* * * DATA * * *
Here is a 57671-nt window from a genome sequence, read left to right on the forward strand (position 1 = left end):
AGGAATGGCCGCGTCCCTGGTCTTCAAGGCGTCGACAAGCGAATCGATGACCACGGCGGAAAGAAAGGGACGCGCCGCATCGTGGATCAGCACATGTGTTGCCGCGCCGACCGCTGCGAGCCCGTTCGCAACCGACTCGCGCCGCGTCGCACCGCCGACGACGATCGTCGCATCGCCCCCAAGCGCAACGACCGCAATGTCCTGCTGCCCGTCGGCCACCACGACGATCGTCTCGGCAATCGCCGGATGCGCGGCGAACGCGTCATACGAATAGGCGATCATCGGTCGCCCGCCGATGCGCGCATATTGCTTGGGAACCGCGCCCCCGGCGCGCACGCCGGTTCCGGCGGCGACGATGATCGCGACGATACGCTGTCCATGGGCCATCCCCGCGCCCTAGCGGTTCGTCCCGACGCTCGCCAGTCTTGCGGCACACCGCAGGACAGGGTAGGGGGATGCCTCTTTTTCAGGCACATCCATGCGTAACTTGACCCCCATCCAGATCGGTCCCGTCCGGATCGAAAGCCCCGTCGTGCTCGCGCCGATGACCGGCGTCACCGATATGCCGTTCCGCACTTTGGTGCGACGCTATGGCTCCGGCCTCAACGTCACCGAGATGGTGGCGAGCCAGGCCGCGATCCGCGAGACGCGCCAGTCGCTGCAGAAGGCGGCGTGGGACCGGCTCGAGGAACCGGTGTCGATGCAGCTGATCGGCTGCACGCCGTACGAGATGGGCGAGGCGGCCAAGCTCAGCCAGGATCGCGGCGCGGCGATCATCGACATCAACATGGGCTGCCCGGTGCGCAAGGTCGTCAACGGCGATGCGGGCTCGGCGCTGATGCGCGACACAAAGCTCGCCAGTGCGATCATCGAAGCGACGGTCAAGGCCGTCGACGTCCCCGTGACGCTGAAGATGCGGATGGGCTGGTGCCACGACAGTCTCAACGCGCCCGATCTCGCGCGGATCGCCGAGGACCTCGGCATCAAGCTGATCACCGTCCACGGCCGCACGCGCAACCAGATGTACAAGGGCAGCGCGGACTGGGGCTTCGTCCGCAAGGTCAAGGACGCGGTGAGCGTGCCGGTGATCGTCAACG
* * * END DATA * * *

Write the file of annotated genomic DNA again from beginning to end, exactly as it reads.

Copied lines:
Here is a 57671-nt window from a genome sequence, read left to right on the forward strand (position 1 = left end):
AGGAATGGCCGCGTCCCTGGTCTTCAAGGCGTCGACAAGCGAATCGATGACCACGGCGGAAAGAAAGGGACGCGCCGCATCGTGGATCAGCACATGTGTTGCCGCGCCGACCGCTGCGAGCCCGTTCGCAACCGACTCGCGCCGCGTCGCACCGCCGACGACGATCGTCGCATCGCCCCCAAGCGCAACGACCGCAATGTCCTGCTGCCCGTCGGCCACCACGACGATCGTCTCGGCAATCGCCGGATGCGCGGCGAACGCGTCATACGAATAGGCGATCATCGGTCGCCCGCCGATGCGCGCATATTGCTTGGGAACCGCGCCCCCGGCGCGCACGCCGGTTCCGGCGGCGACGATGATCGCGACGATACGCTGTCCATGGGCCATCCCCGCGCCCTAGCGGTTCGTCCCGACGCTCGCCAGTCTTGCGGCACACCGCAGGACAGGGTAGGGGGATGCCTCTTTTTCAGGCACATCCATGCGTAACTTGACCCCCATCCAGATCGGTCCCGTCCGGATCGAAAGCCCCGTCGTGCTCGCGCCGATGACCGGCGTCACCGATATGCCGTTCCGCACTTTGGTGCGACGCTATGGCTCCGGCCTCAACGTCACCGAGATGGTGGCGAGCCAGGCCGCGATCCGCGAGACGCGCCAGTCGCTGCAGAAGGCGGCGTGGGACCGGCTCGAGGAACCGGTGTCGATGCAGCTGATCGGCTGCACGCCGTACGAGATGGGCGAGGCGGCCAAGCTCAGCCAGGATCGCGGCGCGGCGATCATCGACATCAACATGGGCTGCCCGGTGCGCAAGGTCGTCAACGGCGATGCGGGCTCGGCGCTGATGCGCGACACAAAGCTCGCCAGTGCGATCATCGAAGCGACGGTCAAGGCCGTCGACGTCCCCGTGACGCTGAAGATGCGGATGGGCTGGTGCCACGACAGTCTCAACGCGCCCGATCTCGCGCGGATCGCCGAGGACCTCGGCATCAAGCTGATCACCGTCCACGGCCGCACGCGCAACCAGATGTACAAGGGCAGCGCGGACTGGGGCTTCGTCCGCAAGGTCAAGGACGCGGTGAGCGTGCCGGTGATCGTCAACG